• Social media is only a tool, not a problem.
  • There is no democracy without voter participation. 
  • Accountability is everything.
  • What type of what are we going to leave for future generations? 
  • Academics aren’t everything, but education is.
  • Never look away, Act!


I would like to announce that you can get more insightful tips and how-to’s from our recently launched eBook, now available at Barnes & Noble , at $4.99. We tried to pack it with valuable information and price it below $5 to be as inclusive as possible with our pricing. Click below and Get a Copy!


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National Speech & Debate Association

Competition Events

good speech topics for original oratory

Competition Events Guide

Speech  involves a presentation by one or two students that is judged against a similar type of presentation by others in a round of competition. There are two general categories of speech events, public address events and interpretive events.  Public address events  feature a speech written by the student, either in advance or with limited prep, that can answer a question, share a belief, persuade an audience, or educate the listener on a variety of topics.  Interpretation events center upon a student selecting and performing published material and appeal to many who enjoy acting and theatre. 

Debate involves an individual or a team of students working to effectively convince a judge that their side of a resolution or topic is, as a general principle, more valid. Students in debate come to thoroughly understand both sides of an issue, having researched each extensively, and learn to think critically about every argument that could be made on each side.

To learn more about each event, click on the event name.

Interp events.

  • Dramatic Interpretation (DI)
  • Duo Interpretation (DUO)
  • Humorous Interpretation (HI)
  • Poetry (POE)
  • Program Oral Interpretation (POI)
  • Prose (PRO)
  • Storytelling (STO)

Public Address Events

  • Commentary (EXC)
  • Declamation (DEC)
  • Expository (EXP)
  • Impromptu (IMP)
  • Informative Speaking (INF)
  • International Extemporaneous Speaking (IX)
  • Mixed Extemporaneous Speaking (MX)
  • Original Oratory (OO)
  • Original Spoken Word Poetry (SW)
  • Pro Con Challenge (PCC)
  • United States Extemporaneous Speaking (USX)

Debate Events

  • Big Questions (BQ)
  • Congressional Debate (House & Senate) (CON)
  • Extemporaneous Debate (XDB)
  • Lincoln-Douglas Debate (LD)
  • Policy Debate (CX)
  • Public Forum Debate (PF)
  • World Schools Debate (WS)

Students are presented with prompts related to societal, political, historic or popular culture and, in 20 minutes, prepare a five-minute speech responding to the prompt. Students may consult articles and evidence they gather prior to the contest. At the National Tournament, students may use internet during preparation. Some other tournaments may not. The speech is delivered from memory and no notes are allowed.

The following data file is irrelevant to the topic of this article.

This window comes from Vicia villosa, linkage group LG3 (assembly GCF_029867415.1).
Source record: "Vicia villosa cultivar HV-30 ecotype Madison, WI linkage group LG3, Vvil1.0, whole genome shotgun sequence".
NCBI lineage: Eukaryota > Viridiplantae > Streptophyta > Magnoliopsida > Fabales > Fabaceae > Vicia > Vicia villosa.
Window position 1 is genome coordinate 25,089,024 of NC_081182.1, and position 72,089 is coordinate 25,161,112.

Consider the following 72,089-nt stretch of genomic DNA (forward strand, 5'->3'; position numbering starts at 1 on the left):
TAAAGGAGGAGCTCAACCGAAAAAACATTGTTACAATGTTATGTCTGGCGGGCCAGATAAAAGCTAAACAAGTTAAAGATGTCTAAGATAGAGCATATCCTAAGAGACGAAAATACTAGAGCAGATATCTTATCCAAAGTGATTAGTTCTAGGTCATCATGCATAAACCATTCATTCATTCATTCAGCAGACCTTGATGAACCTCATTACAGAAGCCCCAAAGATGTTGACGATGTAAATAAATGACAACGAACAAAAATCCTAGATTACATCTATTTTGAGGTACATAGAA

About Declamation

About Dramatic Interpretation

About Duo Interpretation

About Expository

About Humorous Interpretation

About Impromptu

Impromptu is a public speaking event where students have seven minutes to select a topic, brainstorm their ideas, outline and deliver a speech. The speech is given without notes and uses an introduction, body, and conclusion. The speech can be light-hearted or serious. It can be based upon prompts that range from nursery rhymes, current events, celebrities, organizations, and more.

An adapted version of Impromptu, Prepared Prompt Speaking, has been used at online tournaments. In Prepared Prompt, students will be given a list of topics prior to the tournament, select one prompt from the official list, prepare a speech, and submit it through the recording process.

Impromptu is a public speaking event that tests a student’s ability to analyze a prompt, process their thoughts, organize the points of the speech, and deliver them in a clear, coherent manner. Students’ logic is extremely important. They must be able to take an abstract idea, such as a fortune from a fortune cookie, and put together a speech that has a thesis and supporting information.

About Informative Speaking

Informative is a speech written by the student with the intent to inform the audience on a topic of significance. Students in informative may use a visual aid. Informative gives students the unique opportunity to showcase their personality while educating the audience. An Informative is not simply an essay about the topic—it is a well researched and organized presentation with evidence, logic, and sometimes humor to convey a message. Topics are varied and interesting. Whether it be a new technological advance the audience is unaware of or a new take on a concept that everyone is familiar with, Informative is the students opportunity to teach the audience. Types of topics and structure vary greatly.

About International Extemp